me that the owners are proud of their achievements, it doesn't
necessarily mean anything to someone who just wants high-quality
You might attract a detail-oriented customer segment by having a
couple of pages outlining the generic process that is performed in
creating the product lines (thought this may be a trade secret). The
point is that the message of high quality (rather than cost efficient)
is crucial here because of what you are selling and how you are
The actual purchasing flow (ie. shopping cart) is fairly standard
among all e-retailers and there isn't a lot you can do here to
seperate yourself. Again, your potential buyers are unlikely to go
somewhere else if they like another company's shopping cart better.
The value is in the product.
D. Potential Web Advertising Sites
There aren't really any very obvious answers to this question, simply
because this industry is quite small an under-developed. As a result,
you have a number of individual sites that depend heavily on word of
A suggestion would be to incorporate your website address into your
Chances are your customers are more likely to come to your site after
hearing about Mountain Sky from a friend than from searching online.
For other industries, many sites offering similar products/services
enter a ring where each of them advertise each others sites. Not only
will this hurt the integrity of your site, but will not yield much
benefit in terms of additional traffic (your competitors are small for
the most part as well).
If you are absolutely intent on advertising via the web, Google's
AdWords service will take a user's search terms to display appropriate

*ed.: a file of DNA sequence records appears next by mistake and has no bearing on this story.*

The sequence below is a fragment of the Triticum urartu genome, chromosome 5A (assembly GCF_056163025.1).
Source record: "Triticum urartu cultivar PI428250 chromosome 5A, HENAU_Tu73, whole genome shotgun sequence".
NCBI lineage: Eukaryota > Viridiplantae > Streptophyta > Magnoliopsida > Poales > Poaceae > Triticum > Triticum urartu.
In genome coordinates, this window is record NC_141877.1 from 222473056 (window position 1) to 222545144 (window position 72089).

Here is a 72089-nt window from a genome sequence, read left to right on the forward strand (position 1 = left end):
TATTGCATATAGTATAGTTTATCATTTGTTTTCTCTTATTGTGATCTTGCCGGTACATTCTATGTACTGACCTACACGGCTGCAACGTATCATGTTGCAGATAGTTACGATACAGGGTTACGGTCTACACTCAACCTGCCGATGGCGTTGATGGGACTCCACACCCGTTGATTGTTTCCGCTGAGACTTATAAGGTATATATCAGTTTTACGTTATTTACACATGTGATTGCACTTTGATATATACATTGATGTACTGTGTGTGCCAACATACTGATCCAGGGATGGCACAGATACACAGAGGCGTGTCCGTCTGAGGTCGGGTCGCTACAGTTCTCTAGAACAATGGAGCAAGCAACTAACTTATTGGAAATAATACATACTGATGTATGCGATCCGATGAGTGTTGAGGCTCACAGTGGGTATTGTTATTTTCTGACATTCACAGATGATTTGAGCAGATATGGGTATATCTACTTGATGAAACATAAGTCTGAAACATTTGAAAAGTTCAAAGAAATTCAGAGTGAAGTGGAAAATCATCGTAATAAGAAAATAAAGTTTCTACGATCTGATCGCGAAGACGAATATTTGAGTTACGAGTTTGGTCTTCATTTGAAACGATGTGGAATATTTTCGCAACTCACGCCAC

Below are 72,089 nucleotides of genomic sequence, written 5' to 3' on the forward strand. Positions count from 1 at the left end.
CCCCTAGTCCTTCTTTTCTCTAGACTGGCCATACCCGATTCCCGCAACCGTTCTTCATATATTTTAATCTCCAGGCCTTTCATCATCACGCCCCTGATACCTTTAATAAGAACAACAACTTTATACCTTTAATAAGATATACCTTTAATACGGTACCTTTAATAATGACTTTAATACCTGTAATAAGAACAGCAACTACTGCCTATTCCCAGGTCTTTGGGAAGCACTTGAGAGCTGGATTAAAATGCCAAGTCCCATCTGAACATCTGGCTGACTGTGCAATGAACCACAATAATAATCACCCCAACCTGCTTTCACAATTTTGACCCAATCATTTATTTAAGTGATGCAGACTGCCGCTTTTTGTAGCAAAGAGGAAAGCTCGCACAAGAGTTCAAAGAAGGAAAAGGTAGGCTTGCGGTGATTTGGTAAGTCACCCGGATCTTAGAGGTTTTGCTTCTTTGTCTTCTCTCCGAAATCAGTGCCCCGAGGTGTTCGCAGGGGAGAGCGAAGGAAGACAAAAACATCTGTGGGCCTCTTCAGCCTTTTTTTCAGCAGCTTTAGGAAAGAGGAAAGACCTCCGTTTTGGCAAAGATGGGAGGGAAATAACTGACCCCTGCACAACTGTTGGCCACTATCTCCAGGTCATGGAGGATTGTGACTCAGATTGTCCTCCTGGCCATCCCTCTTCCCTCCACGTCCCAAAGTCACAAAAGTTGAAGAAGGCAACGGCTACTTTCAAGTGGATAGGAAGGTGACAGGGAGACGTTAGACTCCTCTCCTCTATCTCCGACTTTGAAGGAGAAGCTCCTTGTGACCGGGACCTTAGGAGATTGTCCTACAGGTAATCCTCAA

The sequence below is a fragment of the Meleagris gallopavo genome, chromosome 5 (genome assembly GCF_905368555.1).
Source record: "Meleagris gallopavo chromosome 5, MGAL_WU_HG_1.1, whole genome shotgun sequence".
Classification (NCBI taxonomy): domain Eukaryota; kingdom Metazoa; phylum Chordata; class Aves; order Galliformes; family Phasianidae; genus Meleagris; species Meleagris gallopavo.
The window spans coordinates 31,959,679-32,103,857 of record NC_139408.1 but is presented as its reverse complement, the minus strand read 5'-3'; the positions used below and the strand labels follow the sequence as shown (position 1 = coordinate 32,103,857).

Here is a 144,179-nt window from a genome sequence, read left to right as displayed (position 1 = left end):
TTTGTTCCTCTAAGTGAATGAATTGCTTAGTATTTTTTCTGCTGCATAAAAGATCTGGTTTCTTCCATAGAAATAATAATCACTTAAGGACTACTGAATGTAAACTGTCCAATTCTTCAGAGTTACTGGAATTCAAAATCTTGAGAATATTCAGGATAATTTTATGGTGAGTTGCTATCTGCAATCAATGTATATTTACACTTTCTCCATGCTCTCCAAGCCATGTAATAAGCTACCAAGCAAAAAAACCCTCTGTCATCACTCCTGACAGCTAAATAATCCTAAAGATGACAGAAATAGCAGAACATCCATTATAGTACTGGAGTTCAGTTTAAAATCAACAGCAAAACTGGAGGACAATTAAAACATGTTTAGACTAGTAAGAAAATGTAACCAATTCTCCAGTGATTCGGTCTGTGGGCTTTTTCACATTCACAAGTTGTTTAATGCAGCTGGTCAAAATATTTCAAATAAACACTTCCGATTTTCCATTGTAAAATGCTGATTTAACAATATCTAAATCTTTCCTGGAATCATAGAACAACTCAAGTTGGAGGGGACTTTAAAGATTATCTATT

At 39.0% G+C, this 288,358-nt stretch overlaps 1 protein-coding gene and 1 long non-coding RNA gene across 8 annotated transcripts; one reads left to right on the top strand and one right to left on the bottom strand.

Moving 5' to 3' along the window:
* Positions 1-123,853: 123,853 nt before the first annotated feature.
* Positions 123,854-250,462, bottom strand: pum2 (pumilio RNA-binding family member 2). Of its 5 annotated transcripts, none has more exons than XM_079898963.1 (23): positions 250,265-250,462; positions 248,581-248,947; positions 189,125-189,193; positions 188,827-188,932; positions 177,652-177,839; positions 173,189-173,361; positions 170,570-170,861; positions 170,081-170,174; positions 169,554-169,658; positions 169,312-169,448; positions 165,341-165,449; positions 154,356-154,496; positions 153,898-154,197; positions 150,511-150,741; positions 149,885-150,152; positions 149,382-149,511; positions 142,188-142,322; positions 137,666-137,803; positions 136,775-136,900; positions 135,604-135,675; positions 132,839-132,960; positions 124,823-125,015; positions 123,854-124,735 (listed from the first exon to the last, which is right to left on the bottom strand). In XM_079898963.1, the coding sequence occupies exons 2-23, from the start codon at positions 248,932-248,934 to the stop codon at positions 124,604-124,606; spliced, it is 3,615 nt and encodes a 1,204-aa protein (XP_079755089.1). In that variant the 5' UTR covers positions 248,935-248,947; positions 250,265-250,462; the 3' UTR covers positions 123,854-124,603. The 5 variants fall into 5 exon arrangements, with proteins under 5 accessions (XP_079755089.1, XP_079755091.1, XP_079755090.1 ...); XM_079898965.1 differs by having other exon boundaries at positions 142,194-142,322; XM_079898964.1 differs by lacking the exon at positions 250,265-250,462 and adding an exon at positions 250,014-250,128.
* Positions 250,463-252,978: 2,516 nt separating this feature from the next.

ads (you will have seen this before if you have done a Google search
before). Advertisers only per when users actually click on the ads.
You can learn more about this service from:
Generally this was not a problem, though as I mentioned above, you
should be careful about making descriptions sound as if they were
coming from a person (using "we" and "our" often distracts users).
An additional layout issue I noticed in the Testimonials section (it
occured in other places as well) was that the body text was too close
to the content in the margins. There should be a significant gap
between these two areas.
I hope I gave you the type of information you were seeking. In
closing, I would just like to warn that your business has a different
target customer than the average web retailer - this should be
considered when trying to reach out to them.
Clarification of Answer by
14 Nov 2004 00:09 PST
In response to your clarification requests:
Regarding the status bar text, it's possible that you may not be
seeing what I am because of a difference in browser settings. I am
using IE 6.0 and have the status bar enabled (this can be done through
View > Status Bar). With this setting, I can see the filename of your
homepage link, as well as the names of the various php files being
linked to in the navigation bar (at the bottom of the IE window).
An example of repeating subcategories via both text and images can be found here:
On the left, links are provided in text, and in the main body, they
are repeated as images. On second review, this was actually the only
category that did this (the rest were fine).
I actually committed a bit of a typo for the shipping/return policy
comment. This information, although it is there, is unclear and
incomplete. Your customers are likely to be from many countries, so
you should either clarify the currency that the costs are stated in,
or provide shipping costs in numerous currencies. There was no
information provided relating to any sort of return policy (this can
be placed along with the shipping costs within the FAQ).
In terms of complimentarys sites that would advertise your site, I may
have misunderstood what you were initially asking to mean that you
were looking for places where you could buy industry-specific
advertising. These sites are essentially collections of links of
producers of natural soap products. You would need to contact the
webmasters and request that your site be added:
Regarding keywords, you are not the first to wonder how they affect
placement in search engine results. I believe you will find the
following answer given by a fellow researcher helpful in understanding
how exactly this work:
Hopefully I've cleared up all your follow-up questions - please let me
know if any of the information I've provided is still unclear.